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C.D. Warner, et al., comp.  The Library of the World’s Best Literature.
An Anthology in Thirty Volumes.  1917.
 
Victor Duruy (1811–1894)
Critical and Biographical Introduction
 
DURUY, whose monumental works upon Grecian and Roman history have been worthily reproduced in England under the editorship of Professor Mahaffy, and in America in sumptuous illustrated editions, was a figure of the first importance both in the educational and in the distinctly literary history of France, throughout nearly half the present century. He became one of the “Immortals” in 1884, succeeding to the chair of Mignet; but his ‘History of Ancient Greece,’ which was published in 1862, had been already crowned by the Academy. His more extensive ‘History of the Grecian People,’ published in 1885–1887, won from the Academy the Jean Renaud prize of 10,000 francs.  1
  He was born September 11th, 1811, of a family employed in the Gobelins tapestry works in Paris. His predilection for study secured him an opportunity to enter the College of Sainte-Barbe, whence he passed to the Normal School.  2
  When he was twenty-two he began teaching history, first at Rheims, and then in the College of Henry IV. in Paris. Here he began his literary work, mostly upon school-books, of which he wrote many, mainly historical and geographical. He received the degree of Doctor of Letters in 1853, and became successively Inspector of the Academy of Paris, Master of Conferences at the Normal School, Professor of History at the Polytechnic School, and Inspector-General of Secondary Instruction. During the whole of this period he had been engaged with secondary classes, and had become strongly impressed by the faulty condition of the primary and secondary schools. In 1863 Louis Napoleon put him at the head of the educational system of the empire as Minister of Public Instruction. This appointment gave him the opportunity to carry out numerous and important secularizing reforms which brought him into sharp collision with the clerical party. He held his post as minister for six years—six years of struggle with the parsimonious disposition of the administration upon the one hand, and with the hostile clericals upon the other.  3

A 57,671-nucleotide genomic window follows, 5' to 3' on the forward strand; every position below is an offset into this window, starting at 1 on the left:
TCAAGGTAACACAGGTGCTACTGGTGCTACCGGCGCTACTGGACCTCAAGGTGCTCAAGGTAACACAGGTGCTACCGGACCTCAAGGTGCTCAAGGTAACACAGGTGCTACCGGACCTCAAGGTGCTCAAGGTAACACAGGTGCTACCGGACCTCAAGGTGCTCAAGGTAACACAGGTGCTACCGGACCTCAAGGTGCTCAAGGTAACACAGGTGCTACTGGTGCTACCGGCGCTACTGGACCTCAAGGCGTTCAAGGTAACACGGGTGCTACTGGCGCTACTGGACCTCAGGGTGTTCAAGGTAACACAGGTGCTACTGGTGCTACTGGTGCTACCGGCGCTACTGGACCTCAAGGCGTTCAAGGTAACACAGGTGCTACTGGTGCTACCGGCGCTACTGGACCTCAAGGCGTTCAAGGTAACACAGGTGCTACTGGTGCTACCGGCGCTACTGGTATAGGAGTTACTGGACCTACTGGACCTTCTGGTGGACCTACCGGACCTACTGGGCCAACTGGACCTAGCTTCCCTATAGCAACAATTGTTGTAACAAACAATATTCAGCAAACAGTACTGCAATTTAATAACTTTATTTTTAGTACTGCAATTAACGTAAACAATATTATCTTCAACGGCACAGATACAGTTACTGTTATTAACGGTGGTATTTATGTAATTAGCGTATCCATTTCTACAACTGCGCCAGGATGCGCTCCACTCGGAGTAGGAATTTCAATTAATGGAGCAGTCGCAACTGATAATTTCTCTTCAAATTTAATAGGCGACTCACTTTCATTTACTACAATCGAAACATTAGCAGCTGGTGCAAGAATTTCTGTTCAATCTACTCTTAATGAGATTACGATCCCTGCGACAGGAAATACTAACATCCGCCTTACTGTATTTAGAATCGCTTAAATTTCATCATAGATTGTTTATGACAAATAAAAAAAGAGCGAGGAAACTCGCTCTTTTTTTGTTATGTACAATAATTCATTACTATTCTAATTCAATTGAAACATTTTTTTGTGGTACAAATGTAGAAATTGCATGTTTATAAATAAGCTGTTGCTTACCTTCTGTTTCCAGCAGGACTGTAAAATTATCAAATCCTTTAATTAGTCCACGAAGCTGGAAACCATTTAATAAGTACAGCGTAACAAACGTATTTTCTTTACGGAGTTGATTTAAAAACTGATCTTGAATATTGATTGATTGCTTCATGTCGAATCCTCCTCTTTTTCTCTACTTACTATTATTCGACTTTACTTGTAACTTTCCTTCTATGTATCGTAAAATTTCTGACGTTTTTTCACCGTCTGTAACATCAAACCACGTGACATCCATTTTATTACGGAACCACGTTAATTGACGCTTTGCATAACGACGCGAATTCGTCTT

The measures in which he was especially interested were the reorganization of the Museum of Natural History, the extension of scientific study, the introduction of the study of modern and contemporary history in the lyceums (a dreadful experiment, according to his opponents), gratuitous and compulsory primary education, the improvement of the night schools, and popular classes for adults. He was to a large extent successful in all these, except in the direction of compulsory education. The efforts which he made to improve the instruction given to young girls brought upon him the tempest. The bishops, with Monsignor Dupanloup of Orléans at their head, raised a veritable crusade, and Pope Pio Nono himself at length entered the hostile ranks. Probably in part because of this conflict, he was superseded in 1869 and was made a member of the Senate, from which he retired to private life, and the prosecution of his literary labors on the fall of the empire, in the following year. He died in 1894.  4
  As an author his style is clear and direct. Among his numerous works the most important are the two great histories, for which, as for other achievements, honors were heaped upon him. In these he laid particular stress upon the milieu—the conditions of place, time, and race. Consequently he has therein written the history of the Greek and Roman peoples, and not merely the history of Greece and Rome,—and has pictured them, so far as possible, as they looked and felt and thought and acted. He exhibits, for example, the growth of the magnificent power of Rome, and its decadence; and shows the all-conquering empire subdued to the manners, the gods, and the institutions of the conquered. And worse:—“They had become enamored of the arts, the letters, and the philosophy of Greece, and dying Greece had avenged itself by transmitting to them the corruption which had dishonored its old age.”  5
  The drift of his argument appears in this paragraph, in which he sums up his story of the Eternal City:—“In the earlier portion of its history may be seen the happy effects of a progressively liberal policy; in the later the baneful consequences of absolute power, governing a servile society through a venal administration.”  6
 
 
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